Capital outflow in 2014 – far short of a record

At the end of last year, capital outflow appeared to be 2.5 times that in 2013 – $151,5bn instead of $61bn the year before last.

Comparing with the crisis 2008, these volumes of capital outflow are far short of a record. Indeed, the formal figures are higher than those in 2008, but the last year outflow peak fell on the 5-month period beginning in September 2008 and ending in January 2009, i.e. it appeared to be divided between various accounting periods. The Central Bank's FX interventions alone amounted to about $210bn during those months, and the outflow, with correction for bank's foreign exchange accounts with the Central Bank, amounted to $225bn during the same period. So, overall, worse things happened.

The current increase in net outflow is largely associated with the contraction of inflow of external liabilities rather than the growth in foreign assets. It is probably the change in the monetary regime that is largely responsible for that, making the return on investment in foreign exchange less predictable.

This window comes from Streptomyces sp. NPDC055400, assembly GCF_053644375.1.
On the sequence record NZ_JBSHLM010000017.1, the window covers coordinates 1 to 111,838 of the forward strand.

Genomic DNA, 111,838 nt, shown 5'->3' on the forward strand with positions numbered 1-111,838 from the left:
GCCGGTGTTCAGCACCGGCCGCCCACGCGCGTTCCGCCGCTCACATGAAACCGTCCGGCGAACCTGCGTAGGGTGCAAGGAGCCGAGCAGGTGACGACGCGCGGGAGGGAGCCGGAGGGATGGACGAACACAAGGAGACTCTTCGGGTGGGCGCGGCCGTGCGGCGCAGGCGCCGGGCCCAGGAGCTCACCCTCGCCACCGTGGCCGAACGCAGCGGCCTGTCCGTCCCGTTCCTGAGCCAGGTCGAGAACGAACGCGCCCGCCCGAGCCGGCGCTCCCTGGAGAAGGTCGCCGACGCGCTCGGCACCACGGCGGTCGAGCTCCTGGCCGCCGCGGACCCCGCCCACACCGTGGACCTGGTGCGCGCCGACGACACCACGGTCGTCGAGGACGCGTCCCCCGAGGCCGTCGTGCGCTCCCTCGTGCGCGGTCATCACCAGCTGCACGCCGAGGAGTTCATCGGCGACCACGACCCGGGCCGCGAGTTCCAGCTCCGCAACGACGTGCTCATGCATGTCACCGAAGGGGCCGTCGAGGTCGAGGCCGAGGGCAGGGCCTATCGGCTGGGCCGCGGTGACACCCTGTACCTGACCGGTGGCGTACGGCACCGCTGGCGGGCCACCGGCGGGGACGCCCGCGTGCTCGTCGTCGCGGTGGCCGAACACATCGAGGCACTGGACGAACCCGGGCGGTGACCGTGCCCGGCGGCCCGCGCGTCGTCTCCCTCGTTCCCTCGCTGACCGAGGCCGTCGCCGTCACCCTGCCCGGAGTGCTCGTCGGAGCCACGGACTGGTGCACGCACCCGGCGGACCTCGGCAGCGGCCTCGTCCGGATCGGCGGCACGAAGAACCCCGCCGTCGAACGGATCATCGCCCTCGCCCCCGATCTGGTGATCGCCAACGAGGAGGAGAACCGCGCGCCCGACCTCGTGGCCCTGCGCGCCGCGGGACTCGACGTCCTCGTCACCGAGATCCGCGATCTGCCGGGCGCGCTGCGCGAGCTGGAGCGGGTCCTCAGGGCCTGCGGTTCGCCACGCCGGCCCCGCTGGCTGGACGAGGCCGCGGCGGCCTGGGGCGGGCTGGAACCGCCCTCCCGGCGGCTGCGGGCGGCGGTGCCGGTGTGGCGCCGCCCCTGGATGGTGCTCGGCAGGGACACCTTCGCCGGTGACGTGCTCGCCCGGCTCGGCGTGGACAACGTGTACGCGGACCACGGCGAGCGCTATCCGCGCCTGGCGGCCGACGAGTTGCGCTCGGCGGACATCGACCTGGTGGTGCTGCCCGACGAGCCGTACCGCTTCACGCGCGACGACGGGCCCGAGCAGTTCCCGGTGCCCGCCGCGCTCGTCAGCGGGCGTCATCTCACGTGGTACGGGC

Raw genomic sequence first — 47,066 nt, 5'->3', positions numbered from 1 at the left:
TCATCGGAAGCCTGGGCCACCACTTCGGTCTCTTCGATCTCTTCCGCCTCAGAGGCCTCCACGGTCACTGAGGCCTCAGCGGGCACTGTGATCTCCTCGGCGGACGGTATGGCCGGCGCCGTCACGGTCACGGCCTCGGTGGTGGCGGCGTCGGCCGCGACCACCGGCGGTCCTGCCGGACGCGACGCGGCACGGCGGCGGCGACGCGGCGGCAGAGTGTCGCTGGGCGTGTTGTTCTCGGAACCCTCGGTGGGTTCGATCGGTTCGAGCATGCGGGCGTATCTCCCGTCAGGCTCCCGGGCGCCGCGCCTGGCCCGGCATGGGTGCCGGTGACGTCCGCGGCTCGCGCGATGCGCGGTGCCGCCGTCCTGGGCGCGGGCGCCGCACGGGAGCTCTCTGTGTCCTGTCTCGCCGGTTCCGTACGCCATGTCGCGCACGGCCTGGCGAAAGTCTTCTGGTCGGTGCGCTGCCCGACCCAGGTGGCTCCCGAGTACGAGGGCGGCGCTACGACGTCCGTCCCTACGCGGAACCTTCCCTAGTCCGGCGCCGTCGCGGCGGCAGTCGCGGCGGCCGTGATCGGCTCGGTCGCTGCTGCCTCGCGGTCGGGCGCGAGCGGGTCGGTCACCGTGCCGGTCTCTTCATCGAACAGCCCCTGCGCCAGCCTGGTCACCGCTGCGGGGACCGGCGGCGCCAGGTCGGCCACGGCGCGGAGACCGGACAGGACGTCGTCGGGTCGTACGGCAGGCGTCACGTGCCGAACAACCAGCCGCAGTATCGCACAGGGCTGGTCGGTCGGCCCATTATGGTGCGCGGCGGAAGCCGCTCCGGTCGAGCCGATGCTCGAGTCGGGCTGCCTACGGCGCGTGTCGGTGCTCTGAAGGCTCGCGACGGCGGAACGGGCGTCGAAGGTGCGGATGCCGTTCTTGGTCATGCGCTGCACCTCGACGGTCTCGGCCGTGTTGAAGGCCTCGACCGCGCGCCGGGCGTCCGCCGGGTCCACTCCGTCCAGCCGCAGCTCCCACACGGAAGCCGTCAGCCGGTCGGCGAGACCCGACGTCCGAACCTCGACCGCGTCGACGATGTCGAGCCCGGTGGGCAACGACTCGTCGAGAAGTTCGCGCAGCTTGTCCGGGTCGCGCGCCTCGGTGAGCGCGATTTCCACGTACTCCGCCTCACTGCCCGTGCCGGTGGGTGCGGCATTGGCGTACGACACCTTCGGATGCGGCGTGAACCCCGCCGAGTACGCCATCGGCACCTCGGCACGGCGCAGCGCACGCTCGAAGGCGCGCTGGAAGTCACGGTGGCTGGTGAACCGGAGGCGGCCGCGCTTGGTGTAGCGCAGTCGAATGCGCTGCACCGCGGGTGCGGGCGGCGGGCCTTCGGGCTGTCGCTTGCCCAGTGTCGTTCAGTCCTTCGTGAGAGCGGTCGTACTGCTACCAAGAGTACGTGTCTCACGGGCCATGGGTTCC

In fact, gross outflow (purchases of foreign assets) in 2014 increased only through foreign exchange cash, i.e. mostly through individuals. The Bank of Russia estimates that the volume of foreign exchange cash changed by $34bn in the non-banking sector of the economy in 2014 (to compare: a total of $25bn in 2008 or $35bn in between Q4 2008 and Q1 2009).

Another adverse trend is that the external financing channel is going to be blocked harder, maybe for a longer period of time, for the Russian economy. Over the past two quarters of 2014, external liabilities saw a contraction of more than $50bn, including the reduction of foreign direct investment which were increasingly growing throughout the entire period between 2008 and 2009.

Mikhail Khromov, Head of Gaidar Institute's Center for Structural Research